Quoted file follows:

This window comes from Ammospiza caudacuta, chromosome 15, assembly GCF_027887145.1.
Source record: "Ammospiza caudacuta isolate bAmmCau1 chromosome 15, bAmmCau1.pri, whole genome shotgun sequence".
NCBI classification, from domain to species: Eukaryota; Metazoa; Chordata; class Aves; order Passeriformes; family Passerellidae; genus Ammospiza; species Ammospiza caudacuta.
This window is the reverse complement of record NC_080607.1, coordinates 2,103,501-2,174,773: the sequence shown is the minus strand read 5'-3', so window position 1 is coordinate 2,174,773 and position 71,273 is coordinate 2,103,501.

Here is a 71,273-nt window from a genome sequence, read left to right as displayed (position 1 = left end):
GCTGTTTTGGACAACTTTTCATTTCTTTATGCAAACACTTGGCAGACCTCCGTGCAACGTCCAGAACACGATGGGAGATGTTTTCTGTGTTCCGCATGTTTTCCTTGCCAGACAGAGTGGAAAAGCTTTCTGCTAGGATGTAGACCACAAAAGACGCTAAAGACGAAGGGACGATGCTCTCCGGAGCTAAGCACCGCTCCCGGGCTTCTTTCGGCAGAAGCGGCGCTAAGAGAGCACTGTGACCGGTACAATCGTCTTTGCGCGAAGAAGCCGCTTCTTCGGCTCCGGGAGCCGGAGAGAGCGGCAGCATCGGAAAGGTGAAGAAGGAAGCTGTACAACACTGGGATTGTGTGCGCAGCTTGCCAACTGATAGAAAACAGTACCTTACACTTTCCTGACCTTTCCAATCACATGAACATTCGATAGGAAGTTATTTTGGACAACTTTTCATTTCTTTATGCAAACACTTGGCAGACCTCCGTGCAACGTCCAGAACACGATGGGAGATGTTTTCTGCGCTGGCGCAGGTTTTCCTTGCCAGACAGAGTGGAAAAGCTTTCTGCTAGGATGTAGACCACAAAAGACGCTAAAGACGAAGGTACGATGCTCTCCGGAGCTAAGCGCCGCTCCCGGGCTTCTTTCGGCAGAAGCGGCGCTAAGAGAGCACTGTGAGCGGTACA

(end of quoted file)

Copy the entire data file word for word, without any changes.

This window comes from Ammospiza caudacuta, chromosome 15, assembly GCF_027887145.1.
Source record: "Ammospiza caudacuta isolate bAmmCau1 chromosome 15, bAmmCau1.pri, whole genome shotgun sequence".
NCBI classification, from domain to species: Eukaryota; Metazoa; Chordata; class Aves; order Passeriformes; family Passerellidae; genus Ammospiza; species Ammospiza caudacuta.
This window is the reverse complement of record NC_080607.1, coordinates 2,103,501-2,174,773: the sequence shown is the minus strand read 5'-3', so window position 1 is coordinate 2,174,773 and position 71,273 is coordinate 2,103,501.

Here is a 71,273-nt window from a genome sequence, read left to right as displayed (position 1 = left end):
GCTGTTTTGGACAACTTTTCATTTCTTTATGCAAACACTTGGCAGACCTCCGTGCAACGTCCAGAACACGATGGGAGATGTTTTCTGTGTTCCGCATGTTTTCCTTGCCAGACAGAGTGGAAAAGCTTTCTGCTAGGATGTAGACCACAAAAGACGCTAAAGACGAAGGGACGATGCTCTCCGGAGCTAAGCACCGCTCCCGGGCTTCTTTCGGCAGAAGCGGCGCTAAGAGAGCACTGTGACCGGTACAATCGTCTTTGCGCGAAGAAGCCGCTTCTTCGGCTCCGGGAGCCGGAGAGAGCGGCAGCATCGGAAAGGTGAAGAAGGAAGCTGTACAACACTGGGATTGTGTGCGCAGCTTGCCAACTGATAGAAAACAGTACCTTACACTTTCCTGACCTTTCCAATCACATGAACATTCGATAGGAAGTTATTTTGGACAACTTTTCATTTCTTTATGCAAACACTTGGCAGACCTCCGTGCAACGTCCAGAACACGATGGGAGATGTTTTCTGCGCTGGCGCAGGTTTTCCTTGCCAGACAGAGTGGAAAAGCTTTCTGCTAGGATGTAGACCACAAAAGACGCTAAAGACGAAGGTACGATGCTCTCCGGAGCTAAGCGCCGCTCCCGGGCTTCTTTCGGCAGAAGCGGCGCTAAGAGAGCACTGTGAGCGGTACA